On Being

Go to a hackathon and ask someone if they’re a hacker. You’re just as likely to find a beginner as an expert. They’re often very inclusive. Good.

Now go to a chess tournament. Everyone there will tell you that they are, indeed, a chess player. The air is stale. And there is no corporate swag.

Artist, engineer, lawyer, teacher, construction worker, runner, mother, video gamer. The best pour their heart and soul into their craft. It’s an identity, not a weekend.

When you tell me that you’re a student at __ studying __, my ears play this funny trick where they hear “I’m human” and that’s all.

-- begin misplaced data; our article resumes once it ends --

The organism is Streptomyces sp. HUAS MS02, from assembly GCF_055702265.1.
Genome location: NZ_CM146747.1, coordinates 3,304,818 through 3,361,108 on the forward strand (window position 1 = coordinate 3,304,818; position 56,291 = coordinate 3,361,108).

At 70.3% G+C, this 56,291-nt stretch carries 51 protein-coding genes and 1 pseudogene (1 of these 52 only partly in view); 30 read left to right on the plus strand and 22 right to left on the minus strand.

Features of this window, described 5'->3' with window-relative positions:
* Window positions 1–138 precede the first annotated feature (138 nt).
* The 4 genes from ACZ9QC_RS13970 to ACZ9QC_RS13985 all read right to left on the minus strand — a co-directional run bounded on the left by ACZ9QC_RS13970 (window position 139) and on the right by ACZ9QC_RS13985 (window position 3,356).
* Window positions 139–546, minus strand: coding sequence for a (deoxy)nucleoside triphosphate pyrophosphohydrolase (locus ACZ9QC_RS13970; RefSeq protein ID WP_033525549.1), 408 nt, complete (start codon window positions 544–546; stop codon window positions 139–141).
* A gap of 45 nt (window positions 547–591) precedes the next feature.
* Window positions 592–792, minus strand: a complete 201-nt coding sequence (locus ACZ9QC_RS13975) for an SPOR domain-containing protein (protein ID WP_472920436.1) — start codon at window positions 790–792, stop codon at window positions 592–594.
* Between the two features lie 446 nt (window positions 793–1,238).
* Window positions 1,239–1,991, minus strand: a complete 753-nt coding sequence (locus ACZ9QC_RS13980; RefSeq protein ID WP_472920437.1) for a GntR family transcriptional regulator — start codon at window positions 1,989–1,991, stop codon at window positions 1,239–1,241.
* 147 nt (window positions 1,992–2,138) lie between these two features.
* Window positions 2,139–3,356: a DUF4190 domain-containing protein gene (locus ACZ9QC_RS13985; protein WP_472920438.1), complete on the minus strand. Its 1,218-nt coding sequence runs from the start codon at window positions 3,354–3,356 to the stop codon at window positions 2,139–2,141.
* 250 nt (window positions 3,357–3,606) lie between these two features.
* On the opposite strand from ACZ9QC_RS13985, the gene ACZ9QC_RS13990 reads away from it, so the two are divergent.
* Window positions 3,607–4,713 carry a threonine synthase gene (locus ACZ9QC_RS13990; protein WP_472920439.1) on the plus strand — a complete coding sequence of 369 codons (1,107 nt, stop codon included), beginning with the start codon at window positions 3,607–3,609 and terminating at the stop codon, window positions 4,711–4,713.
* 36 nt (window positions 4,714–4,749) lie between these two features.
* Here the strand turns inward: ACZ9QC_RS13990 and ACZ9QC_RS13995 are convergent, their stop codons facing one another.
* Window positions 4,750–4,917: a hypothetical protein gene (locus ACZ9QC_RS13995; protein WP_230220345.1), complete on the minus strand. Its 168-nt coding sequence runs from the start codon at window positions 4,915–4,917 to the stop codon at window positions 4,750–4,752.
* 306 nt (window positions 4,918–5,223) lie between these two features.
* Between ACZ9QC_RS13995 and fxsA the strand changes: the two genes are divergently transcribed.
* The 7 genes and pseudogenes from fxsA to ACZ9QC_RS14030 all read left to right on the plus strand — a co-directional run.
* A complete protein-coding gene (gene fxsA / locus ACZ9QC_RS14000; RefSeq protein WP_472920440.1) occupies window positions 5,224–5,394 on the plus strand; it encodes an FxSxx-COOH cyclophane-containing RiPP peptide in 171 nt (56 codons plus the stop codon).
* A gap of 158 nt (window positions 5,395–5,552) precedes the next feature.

When MIT undergraduates use “Department of” to sign their emails, I ask are you Asu Ozdaglar, Anne Hunter, or Ron Rivest?

I can’t hold a candle to Magnus or Hou Yifan. But when I tell you I’m a chess player, it’s not a knee-jerk thing. It goes deep, and it doesn’t leave in June four years later.

Marketing your art is wonderful. Introduce me to your art. I want to know your art.

But I don’t want to know your title. I don’t want to know your current social badge for its sake alone. Tell me something new about humans. Tell me something old.

Not sure? Awesome. If you can admit it, then you’re thoughtful. You meet all the prereqs. Just follow Lucy’s lead.

If you want to be, then you must do. You must do, day in and day out. Until suddenly in retrospect you were all along.

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